You might be wondering how to distinguish a conflict free diamond from a non-conflict one. The Kimberley Process, for instance, has yet to recognize gems mined in Angola as conflict free diamonds, a government-controlled territory. If your intentions are humanitarian, it might be worth the extra cost to purchase conflict-free gems. Read on to find out how conflict-free diamonds differ from conflict-filled diamonds and why choosing one could make a difference.
Alternatives to diamonds
When considering conflict-free diamonds, you must also consider the ethical practices of the companies that mine the diamonds. If you choose to purchase Canadian conflict-free diamonds, it can have a negative impact on African communities. On the other hand, if you opt for conflict-free diamonds from Africa, you will help to support the community by purchasing the diamonds from Kalahari Dream. This diamond-selling venture, backed by De Beers, is helping African communities.
There are many benefits of purchasing conflict-free diamonds. For one, they are less expensive than their conventional counterparts. In addition to being less expensive, these gems are also sourced from ethical and environmentally responsible suppliers. You can trace the diamonds from mine to US workshop, and you can choose a blood diamond company that supports the mines that have fair wages and respect for local communities. Moreover, these companies make sure to recycle excess manufacturing materials. In addition to that, a portion of the profits are donated to a literacy organization.
Another choice is the use of lab-grown diamonds. They are a popular conflict-free option. These gems have the same chemical and optical properties as mined diamonds, but with less human and environmental impact. Lab-grown diamonds are cheaper than natural diamonds and are often more sustainable. Aside from that, you will be able to save 20-40 percent of your money by using these gems. These savings can be put toward future expenses or upgrade your engagement ring.
The conflict diamond problem first came to prominence during the Sierra Leone conflict in the 1990s. As a result, governments, non-governmental organizations, and private companies worked together to develop a global system that would prevent conflict diamonds from entering the diamond market. The Kimberley Process is one such system, and requires the purchase of conflict-free diamonds from governments-validated companies. Today, conflict-free diamonds represent only 1% of all diamonds on the world market.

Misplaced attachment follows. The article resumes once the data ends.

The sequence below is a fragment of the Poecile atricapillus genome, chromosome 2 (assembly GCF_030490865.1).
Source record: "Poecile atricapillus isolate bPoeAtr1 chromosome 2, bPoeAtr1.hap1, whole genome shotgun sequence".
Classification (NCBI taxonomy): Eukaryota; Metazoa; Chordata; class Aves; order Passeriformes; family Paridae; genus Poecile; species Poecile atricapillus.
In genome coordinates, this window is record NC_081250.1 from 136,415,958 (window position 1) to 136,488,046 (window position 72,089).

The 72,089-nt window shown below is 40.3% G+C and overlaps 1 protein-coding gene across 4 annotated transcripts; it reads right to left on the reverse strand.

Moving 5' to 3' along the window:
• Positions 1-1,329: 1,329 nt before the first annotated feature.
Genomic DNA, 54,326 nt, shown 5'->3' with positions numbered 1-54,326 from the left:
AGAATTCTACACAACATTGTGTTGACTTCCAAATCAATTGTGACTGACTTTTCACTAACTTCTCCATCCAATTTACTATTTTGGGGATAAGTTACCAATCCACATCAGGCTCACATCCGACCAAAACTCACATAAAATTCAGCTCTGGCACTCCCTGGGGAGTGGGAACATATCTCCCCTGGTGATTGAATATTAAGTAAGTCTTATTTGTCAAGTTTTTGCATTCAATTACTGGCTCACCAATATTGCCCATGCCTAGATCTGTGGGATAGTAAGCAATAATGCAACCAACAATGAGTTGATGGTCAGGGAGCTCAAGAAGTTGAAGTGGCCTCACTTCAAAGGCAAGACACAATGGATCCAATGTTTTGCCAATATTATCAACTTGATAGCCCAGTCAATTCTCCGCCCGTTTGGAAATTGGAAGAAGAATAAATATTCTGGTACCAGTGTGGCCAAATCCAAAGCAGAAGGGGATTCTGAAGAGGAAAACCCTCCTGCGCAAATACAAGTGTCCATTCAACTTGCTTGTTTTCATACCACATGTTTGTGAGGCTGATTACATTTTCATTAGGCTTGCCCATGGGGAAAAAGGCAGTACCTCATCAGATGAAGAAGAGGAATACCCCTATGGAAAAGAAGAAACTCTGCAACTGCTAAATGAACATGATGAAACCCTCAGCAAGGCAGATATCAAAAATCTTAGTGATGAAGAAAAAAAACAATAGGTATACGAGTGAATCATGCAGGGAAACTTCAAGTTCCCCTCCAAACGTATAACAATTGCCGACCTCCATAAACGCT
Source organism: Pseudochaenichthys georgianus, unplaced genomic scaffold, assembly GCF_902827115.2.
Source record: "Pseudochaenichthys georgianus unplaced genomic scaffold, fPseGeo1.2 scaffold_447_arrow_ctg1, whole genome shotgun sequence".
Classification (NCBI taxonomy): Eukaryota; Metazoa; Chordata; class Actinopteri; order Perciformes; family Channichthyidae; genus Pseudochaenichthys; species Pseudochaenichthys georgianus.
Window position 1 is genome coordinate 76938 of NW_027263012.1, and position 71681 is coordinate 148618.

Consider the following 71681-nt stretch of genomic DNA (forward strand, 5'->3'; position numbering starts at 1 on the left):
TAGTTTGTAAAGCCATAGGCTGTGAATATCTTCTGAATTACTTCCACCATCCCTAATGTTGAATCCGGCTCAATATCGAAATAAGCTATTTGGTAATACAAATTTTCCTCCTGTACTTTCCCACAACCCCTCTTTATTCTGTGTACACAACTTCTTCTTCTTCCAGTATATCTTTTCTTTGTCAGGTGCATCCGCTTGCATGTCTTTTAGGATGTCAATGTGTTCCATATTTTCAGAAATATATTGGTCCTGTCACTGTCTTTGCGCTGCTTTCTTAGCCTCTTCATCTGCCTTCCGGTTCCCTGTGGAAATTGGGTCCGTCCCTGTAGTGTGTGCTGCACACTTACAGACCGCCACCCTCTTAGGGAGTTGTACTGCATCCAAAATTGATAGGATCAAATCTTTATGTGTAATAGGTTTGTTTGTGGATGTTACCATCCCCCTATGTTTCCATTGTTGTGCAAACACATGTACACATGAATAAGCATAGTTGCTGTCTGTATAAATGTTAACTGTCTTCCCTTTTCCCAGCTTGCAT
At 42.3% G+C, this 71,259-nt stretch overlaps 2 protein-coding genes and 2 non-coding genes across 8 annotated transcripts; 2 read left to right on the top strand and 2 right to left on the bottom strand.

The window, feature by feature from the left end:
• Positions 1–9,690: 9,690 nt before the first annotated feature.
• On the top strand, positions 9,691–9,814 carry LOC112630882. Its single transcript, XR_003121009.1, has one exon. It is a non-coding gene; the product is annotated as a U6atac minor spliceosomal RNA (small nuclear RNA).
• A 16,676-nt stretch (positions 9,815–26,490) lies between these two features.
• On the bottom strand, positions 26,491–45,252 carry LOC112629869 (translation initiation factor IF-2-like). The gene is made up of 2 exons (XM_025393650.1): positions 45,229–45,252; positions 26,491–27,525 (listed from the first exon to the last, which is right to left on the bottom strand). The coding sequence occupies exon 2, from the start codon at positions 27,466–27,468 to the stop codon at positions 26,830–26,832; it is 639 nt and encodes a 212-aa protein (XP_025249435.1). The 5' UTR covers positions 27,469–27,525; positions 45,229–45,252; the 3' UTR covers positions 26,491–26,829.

Growing in popularity
While many consumers would prefer to purchase conflict-free diamonds, the real question is where they come from. Luckily, there are a variety of options, including lab-grown diamonds and recycled diamonds. Many diamonds are now conflict-free because they are ethically sourced, recycled, or biodegradable. These sources are growing in popularity, and the more information you can gather, the better. By following these guidelines, you’ll be able to purchase conflict-free diamonds and make a more ethical choice.
While conflict-free diamonds are still available, you should look for jewelry that is ethically sourced to ensure it’s the highest quality. The best way to choose an ethically sourced diamond is by looking at it at a reputable dealer. Some gemological laboratories offer 360-degree views of diamonds, which can help you to make a more informed decision. Also, Canada mark diamonds are produced through ethical mining practices and are supported by non-profit organizations. Alternatively, you can also opt for lab-grown diamonds, which can be placed into any design you desire.
Impact of buying
Buying a conflict-free diamond is a great way to support ethical mining companies in Africa. While these companies may not pay their workers as much as first-world employees, they do their part to support these communities by paying their workers fairly. In addition, buying conflict-free diamonds means that your money won’t go towards funding the violence of the world’s worst terrorist organizations. In addition, conflict-free diamonds are usually recycled, meaning they have no environmental or social impact.
By purchasing a conflict-free diamond, you are preventing militias and rebel groups from using diamond mining as a direct source of revenue. Money is an extremely powerful motivator. Any group that uses violence to obtain resources relies on money. From terrorists to militias who force people to work as slaves, the only way they can survive is with money. That’s why it’s so important to buy conflict-free diamonds.
Buying conflict-free diamonds does not mean ignoring your ethical values. Diamonds certified as conflict-free by the Kimberley Process are still produced by small-scale miners who continue to exploit the labor force in harsh conditions. Even the Kimberley Process isn’t perfect, and there are plenty of ethical alternatives out there. While you might be able to find lab-grown diamonds that are conflict-free, there are still a lot of human rights abuses and child labor involved in the process.